I am a real fan of responsive web design, however there are many more sites (and books) that can explain the topic far better than I can (I’ll list a few at the end of the post).
In short, if you don’t know what it means, it is the idea of a site design that changes its layout depending on the device screen size that is viewing it.
With smartphones and tablets being so popular in the last few years, many more people are browsing the web on these devices, and providing an optimum design for these devices makes sites more engaging, easier to read and better suited to the device.
It’s a believe I have had for a while now, which it seems is widely shared. I read this post today by Jim Mitchem called “Consumption vs Creation” which echoes my belief:
In the end, you are what you consume. And if you’re not doing your share of creating, you’re like a vegetable soaking up the sun in preparation of one day being harvested. By advertisers.
Fellow designer at HigherSites and Creative Director, Tom Wittlin recently launched his online personal site Take the Flight and the copy really struck a cord with me, as it is always something I have believed in to:
It’s about what feels right… design was always something I felt I wanted to do.
To this day I tend to go with what feels right, as opposed to going with current trends, especially within design.
There is a lot to be said for going with your gut instinct, although having reasons to back up your decisions always help when you are showing a client, because when they say ‘it doesn’t feel right’ it usually means back to the drawing board for you!
I was really proud to be featured in this months edition of .net magazine. As it is the world’s best-selling magazine for web designers and developers, to be a part of the magazine was a privilege and an honour.
Classic packaging—Chanel No. 5 ( designed in 1925)
Verbalising an idea is something that Don Draper does exceedingly well. He sets the scene and gets the client immersed in his story. It’s his self-assured confidence and belief that makes the pitch so compelling. Watch this clip from of Mad Men if you haven’t seen it before.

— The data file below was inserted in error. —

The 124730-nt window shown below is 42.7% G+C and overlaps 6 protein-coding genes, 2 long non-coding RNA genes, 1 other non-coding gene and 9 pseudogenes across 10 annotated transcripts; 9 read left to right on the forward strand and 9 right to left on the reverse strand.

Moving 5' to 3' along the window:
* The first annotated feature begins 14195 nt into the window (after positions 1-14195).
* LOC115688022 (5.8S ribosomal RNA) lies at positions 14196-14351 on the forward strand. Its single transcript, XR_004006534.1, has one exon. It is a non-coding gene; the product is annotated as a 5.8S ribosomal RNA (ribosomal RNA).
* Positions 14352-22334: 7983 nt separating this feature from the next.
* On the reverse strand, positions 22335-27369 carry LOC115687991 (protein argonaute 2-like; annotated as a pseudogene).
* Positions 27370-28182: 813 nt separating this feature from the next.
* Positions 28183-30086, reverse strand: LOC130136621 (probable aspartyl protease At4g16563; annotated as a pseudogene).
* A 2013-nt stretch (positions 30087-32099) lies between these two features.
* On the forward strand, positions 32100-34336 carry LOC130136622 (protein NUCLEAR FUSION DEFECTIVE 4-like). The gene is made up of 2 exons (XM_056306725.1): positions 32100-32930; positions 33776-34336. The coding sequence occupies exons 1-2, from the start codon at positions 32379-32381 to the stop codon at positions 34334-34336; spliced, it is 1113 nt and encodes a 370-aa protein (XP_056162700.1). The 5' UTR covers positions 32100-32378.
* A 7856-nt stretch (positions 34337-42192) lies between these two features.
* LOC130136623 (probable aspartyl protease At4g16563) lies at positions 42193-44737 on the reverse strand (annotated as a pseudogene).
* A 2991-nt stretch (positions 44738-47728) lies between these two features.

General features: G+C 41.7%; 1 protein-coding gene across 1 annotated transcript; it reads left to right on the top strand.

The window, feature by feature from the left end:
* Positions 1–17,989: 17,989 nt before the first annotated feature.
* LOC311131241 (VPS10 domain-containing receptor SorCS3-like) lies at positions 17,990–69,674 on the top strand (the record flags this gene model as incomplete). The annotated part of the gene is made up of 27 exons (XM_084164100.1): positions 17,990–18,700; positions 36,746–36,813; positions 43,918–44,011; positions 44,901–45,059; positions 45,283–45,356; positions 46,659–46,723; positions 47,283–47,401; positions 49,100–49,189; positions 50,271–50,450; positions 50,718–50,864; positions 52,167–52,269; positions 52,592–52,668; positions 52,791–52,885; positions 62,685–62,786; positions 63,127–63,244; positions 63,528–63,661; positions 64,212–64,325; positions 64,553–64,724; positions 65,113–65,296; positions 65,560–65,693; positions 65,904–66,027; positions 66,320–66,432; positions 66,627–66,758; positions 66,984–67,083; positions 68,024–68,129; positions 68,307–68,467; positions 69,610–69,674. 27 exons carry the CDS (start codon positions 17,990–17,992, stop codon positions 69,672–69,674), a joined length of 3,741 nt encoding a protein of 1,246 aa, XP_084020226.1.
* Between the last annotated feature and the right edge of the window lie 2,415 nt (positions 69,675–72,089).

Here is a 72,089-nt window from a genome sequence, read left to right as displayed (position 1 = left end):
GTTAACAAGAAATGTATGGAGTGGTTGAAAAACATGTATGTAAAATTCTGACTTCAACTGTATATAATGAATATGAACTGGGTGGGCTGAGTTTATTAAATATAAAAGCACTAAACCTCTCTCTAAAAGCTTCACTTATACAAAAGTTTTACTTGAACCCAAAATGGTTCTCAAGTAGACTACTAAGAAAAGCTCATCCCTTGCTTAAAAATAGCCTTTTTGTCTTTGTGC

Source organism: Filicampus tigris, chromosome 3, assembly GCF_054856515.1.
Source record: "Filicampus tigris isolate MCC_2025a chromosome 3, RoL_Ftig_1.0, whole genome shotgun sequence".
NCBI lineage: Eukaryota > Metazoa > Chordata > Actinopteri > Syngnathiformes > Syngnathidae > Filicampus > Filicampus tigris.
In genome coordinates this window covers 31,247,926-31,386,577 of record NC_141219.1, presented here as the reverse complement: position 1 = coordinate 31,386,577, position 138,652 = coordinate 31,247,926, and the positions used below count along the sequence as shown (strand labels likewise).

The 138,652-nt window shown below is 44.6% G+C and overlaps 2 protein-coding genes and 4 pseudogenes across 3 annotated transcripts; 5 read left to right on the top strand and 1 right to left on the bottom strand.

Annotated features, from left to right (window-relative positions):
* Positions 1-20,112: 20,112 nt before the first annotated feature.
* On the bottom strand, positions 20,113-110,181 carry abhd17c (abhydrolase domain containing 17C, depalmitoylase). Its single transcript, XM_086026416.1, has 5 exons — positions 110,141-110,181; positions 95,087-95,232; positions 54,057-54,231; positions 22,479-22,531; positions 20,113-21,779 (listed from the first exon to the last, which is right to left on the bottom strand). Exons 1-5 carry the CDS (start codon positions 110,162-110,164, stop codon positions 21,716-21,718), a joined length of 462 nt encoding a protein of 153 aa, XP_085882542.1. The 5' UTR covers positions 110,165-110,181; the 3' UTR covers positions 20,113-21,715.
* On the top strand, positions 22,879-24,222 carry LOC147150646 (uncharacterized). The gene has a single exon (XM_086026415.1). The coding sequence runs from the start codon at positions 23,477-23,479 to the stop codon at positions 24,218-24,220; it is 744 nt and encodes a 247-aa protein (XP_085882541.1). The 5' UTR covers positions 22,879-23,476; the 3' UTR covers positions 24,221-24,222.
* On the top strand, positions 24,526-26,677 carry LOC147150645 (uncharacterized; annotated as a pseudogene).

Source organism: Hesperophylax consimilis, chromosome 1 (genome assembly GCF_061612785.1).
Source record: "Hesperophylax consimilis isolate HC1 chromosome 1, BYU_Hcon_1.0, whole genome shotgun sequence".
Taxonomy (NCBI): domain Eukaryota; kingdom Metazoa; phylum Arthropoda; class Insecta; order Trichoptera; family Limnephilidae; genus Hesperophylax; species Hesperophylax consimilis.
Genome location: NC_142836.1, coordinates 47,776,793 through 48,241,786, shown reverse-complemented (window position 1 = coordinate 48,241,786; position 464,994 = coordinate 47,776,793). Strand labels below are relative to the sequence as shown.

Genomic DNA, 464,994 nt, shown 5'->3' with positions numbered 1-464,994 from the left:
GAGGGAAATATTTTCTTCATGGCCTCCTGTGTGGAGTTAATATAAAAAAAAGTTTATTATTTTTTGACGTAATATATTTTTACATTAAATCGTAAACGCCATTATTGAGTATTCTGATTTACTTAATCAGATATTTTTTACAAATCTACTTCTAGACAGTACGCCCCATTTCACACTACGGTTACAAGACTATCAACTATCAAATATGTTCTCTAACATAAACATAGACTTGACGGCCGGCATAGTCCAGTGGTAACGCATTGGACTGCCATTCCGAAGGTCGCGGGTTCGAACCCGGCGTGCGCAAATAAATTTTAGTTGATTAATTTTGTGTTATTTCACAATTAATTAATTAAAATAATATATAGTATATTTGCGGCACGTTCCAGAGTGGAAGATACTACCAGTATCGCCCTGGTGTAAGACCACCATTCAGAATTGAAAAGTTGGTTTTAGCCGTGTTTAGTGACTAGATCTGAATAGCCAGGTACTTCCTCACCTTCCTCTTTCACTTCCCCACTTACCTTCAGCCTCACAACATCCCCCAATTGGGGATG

This post has come from a quick bit of experimentation, trying to centre align list items.
The design called for centerally aligned list item links, and there could be 3, 4, 5 or more links. Initially I was stumped as to how to create this effect. I had considered a left margin to create the illusion of centre aligning for each possible number, but I knew there was a better way. I’m always aiming for a solution that works in the older browsers too, and this includes IE6. I don’t know why I do it to myself, especially as it apparently only has less than a 5% market share nowadays.
In an ever-changing web world, new technologies are constantly evolving. With the emergence of alternative font display systems, new CSS effects and the increased uptake on modern browsers, designers are using these new techniques more and more. Add this to a sprinkling of current design ‘trends’ such as the noise filter, and pixel perfect line details and it makes for some very similar looking websites.
It is inevitable then that these new and shiny capabilities will catch a web designer’s eye (especially after years of browser constraints) but are we turning our eagerness to use the latest styling techniques into a world of monotonous and similar designs?
So, things look a little different here!
After a long period of inactivity, due to a new job, and other things the site has sat a little dorment. I thought it was time for a change, and after many, many revisions I decided to finally design something. So, after a few hours of work this weekend – here it is.
I’m hoping to tidy a few things up over the next week, and I will follow that up with a more indepth blog on the designs that didn’t make it.
If you do notice something weird, feel free to post a comment. It hasn’t been browser tested, but bear in mind that things may look a little funky for the next few days.
I thought it was about time I experimented with some CSS3 multiple backgrounds so I decided to play around with a wallpaper design I worked on in September.
My experiment uses a top left, top right, bottom left and bottom right png gradient on the HTML element, with a repeating png overlay on the BODY.